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Re: RDF/XML Syntax Question: Label on an RDF Object being a literal

From: Pat Hayes <phayes@ihmc.us>
Date: Mon, 1 Mar 2010 23:08:40 -0600
Cc: Damian Steer <pldms@mac.com>, Svante Schubert <Svante.Schubert@sun.com>, Semantic Web <semantic-web@w3.org>
Message-Id: <D233632D-51A5-488F-A82C-B2DF9F98A8DC@ihmc.us>
To: Danny Ayers <danny.ayers@gmail.com>

On Mar 1, 2010, at 9:57 PM, Danny Ayers wrote:

> Burp, sorry Pat, gotta try again.
> Literal strings and http resources are poles apart, surely?
> One is identified by the name it has been given (hopefully http  
> something) and the other you can twist about, make a hash of or  
> whatever - but it's still a string.

First, what exactly do you mean by "http resource"?  The W3C has, in  
its wisdom, chosen to use the word "resource" to mean, anything.  
Anything, really. A web page about Moby Dick is a resource, but so is  
the book Moby Dick itself, and so is my old tatty copy of it, and so  
is its dead author. Everything is a resource, and RDF is supposed to  
be able to talk about all of them. There isn't anything in the W3C  
specs that refers to 'http resource', as far as I know. Im going to  
guess that you mean things like web pages, things that have  
representations that can be sent in response to an HTTP GET request.  
So yes, strings and "http resources" are different kinds of thing,  
indeed. So what is your point, exactly? Who said they weren't  
different kinds of thing? And what has this to do with RDF? Web pages,  
novels about whales, physical books on a shelf and dead authors are  
also different kinds of thing, but they are all resources, all  
describable by RDF.

I guess (?) that your point is that since literals are based on  
strings (simple plain literals *are* strings) and URIs identify http  
resources, they must be as different as chalk from cheese. Is that  
more or less right? Because there are two things wrong with this, um,  
argument. First, you are comparing literals themselves with the things  
that URIs refer to. But if you were to compare literals with URIs,  
they are in fact both strings of characters. They both have syntax  
rules and need to be parsed. They are both kinds of name, in fact. And  
if you were to compare literal values, which literals refer to, with  
the resources that URIs refer to, then again you will see a  
similarity, in that (as far as RDF is concerned) these can both be  
anything. Datatype values even for XSD datatypes include numbers,  
dates and XML documents. There are proposals for datatypes with values  
including RDF graphs and colors. Pretty much any collection of things  
that has a widely recognized 'standard' naming system could be used as  
literal values. For example, we could have a datatype for books, in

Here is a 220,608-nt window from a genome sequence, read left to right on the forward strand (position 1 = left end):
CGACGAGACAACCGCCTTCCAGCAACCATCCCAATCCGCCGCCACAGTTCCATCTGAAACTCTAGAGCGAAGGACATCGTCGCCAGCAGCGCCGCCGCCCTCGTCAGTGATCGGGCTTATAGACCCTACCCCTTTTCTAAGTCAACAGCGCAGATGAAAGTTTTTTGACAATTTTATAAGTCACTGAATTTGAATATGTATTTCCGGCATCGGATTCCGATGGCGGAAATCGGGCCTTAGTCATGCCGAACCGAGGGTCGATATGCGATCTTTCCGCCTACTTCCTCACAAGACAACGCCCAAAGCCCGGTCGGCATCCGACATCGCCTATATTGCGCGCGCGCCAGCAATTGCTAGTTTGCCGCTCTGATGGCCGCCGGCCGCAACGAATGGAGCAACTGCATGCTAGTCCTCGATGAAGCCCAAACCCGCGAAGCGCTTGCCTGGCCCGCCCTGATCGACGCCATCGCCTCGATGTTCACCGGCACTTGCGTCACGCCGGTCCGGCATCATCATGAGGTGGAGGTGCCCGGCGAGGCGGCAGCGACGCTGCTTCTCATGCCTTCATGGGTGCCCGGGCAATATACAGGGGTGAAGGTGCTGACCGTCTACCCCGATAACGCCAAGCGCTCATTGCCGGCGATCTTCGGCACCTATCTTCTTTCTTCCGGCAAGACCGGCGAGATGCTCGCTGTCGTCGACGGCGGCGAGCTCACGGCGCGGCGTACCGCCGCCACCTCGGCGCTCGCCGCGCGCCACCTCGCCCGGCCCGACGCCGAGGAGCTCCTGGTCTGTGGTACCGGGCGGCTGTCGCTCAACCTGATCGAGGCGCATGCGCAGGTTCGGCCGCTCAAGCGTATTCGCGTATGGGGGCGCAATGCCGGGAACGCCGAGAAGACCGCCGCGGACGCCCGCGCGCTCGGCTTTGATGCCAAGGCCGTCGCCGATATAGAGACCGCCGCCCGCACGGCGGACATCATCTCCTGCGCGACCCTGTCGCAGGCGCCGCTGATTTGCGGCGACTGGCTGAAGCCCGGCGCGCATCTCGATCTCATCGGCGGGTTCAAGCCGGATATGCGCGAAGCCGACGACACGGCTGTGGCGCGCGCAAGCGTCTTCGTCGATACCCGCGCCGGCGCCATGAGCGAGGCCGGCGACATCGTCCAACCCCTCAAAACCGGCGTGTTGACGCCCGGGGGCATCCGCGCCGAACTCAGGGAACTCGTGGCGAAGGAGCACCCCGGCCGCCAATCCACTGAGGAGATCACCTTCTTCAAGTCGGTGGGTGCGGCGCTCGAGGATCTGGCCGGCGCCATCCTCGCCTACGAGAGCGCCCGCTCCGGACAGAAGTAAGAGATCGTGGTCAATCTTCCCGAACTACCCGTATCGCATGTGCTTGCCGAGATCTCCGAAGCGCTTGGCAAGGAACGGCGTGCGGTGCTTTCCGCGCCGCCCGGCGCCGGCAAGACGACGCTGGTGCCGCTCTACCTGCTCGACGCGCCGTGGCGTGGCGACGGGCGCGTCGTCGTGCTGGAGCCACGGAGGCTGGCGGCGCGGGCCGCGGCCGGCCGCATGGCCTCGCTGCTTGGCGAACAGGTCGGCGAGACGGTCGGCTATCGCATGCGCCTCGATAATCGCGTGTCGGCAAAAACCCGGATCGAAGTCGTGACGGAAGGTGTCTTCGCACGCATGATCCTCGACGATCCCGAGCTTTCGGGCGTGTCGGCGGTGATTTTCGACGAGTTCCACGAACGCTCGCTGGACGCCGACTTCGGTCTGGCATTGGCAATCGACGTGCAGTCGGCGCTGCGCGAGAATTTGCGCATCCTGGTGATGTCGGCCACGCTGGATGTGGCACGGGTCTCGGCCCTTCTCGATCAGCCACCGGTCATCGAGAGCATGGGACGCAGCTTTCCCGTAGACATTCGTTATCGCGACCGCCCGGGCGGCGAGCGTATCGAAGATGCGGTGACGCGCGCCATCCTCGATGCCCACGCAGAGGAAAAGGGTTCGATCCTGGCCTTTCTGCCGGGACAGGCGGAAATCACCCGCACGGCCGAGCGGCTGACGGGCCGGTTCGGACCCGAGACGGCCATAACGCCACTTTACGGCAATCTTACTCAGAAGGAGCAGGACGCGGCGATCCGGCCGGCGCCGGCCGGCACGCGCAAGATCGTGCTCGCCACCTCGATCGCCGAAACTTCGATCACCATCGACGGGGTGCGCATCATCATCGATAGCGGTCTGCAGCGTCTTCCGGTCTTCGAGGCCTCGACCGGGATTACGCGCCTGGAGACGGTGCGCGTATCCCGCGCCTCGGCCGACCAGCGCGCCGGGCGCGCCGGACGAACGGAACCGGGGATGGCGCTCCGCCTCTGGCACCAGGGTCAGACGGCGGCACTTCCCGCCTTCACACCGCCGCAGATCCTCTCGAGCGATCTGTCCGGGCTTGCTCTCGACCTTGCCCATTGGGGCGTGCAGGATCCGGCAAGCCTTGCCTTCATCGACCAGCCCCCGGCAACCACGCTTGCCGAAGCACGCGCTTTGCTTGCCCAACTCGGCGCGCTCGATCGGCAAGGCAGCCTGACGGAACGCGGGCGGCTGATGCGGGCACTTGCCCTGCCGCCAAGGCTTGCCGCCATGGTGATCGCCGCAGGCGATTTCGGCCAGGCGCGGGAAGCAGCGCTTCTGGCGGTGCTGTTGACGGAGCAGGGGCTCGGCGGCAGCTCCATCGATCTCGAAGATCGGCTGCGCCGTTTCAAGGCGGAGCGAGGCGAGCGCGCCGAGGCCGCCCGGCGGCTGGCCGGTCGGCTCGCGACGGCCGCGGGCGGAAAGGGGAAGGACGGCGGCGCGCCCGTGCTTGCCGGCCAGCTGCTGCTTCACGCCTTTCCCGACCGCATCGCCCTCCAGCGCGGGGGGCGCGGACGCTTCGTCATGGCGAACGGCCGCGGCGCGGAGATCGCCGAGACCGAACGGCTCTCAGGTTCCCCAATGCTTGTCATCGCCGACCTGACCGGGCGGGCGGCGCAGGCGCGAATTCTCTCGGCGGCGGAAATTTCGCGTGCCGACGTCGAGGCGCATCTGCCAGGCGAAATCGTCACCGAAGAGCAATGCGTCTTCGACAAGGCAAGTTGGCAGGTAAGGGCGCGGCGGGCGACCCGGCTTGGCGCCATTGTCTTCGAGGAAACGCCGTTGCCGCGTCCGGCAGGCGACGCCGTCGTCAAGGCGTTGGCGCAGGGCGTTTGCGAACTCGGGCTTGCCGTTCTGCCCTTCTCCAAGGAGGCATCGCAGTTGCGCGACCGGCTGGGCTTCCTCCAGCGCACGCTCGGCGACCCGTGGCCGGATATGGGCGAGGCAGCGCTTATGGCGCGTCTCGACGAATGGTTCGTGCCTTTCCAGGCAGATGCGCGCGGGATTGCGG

which the ISBN number is the literal string and the actual book is the  
literal value. The point being that it is not at all broken to have a  
URI and a literal identifying the same thing, and that there are a lot  
more kinds of thing than just "http resources".

By the way, strings are things too, and they also can be identified by  
URIs. For example,


identifies the string

"Four score and seven years ago our fathers brought forth on this  
continent, a new nation, conceived in Liberty, and dedicated to the  
proposition that all men are created equal. Now we are engaged in a  
great civil war, testing whether that nation, or any nation so  
conceived and so dedicated, can long endure. We are met on a great  
battlefield of that war. We have come to dedicate a portion of that  
field, as a final resting place for those who here gave their lives  
that that nation might live. It is altogether fitting and proper that  
we should do this. But, in a larger sense, we cannot dedicate—we  
cannot consecrate—we cannot hallow—this ground. The brave men, living  
and dead, who struggled here, have consecrated it, far above our poor  
power to add or detract. The world will little note, nor long remember  
what we say here, but it can never forget what they did here. It is  
for us the living, rather, to be dedicated here to the unfinished work  
which they who fought here have thus far so nobly advanced. It is  
rather for us to be here dedicated to the great task remaining before  
us—that from these honored dead we take increased devotion to that  
cause for which they gave the last full measure of devotion—that we  
here highly resolve that these dead shall not have died in vain—that  
this nation, under God, shall have a new birth of freedom— and that  
government of the people, by the people, for the people, shall not  
perish from the earth."

Make sense?


Received on Tuesday, 2 March 2010 05:09:48 UTC

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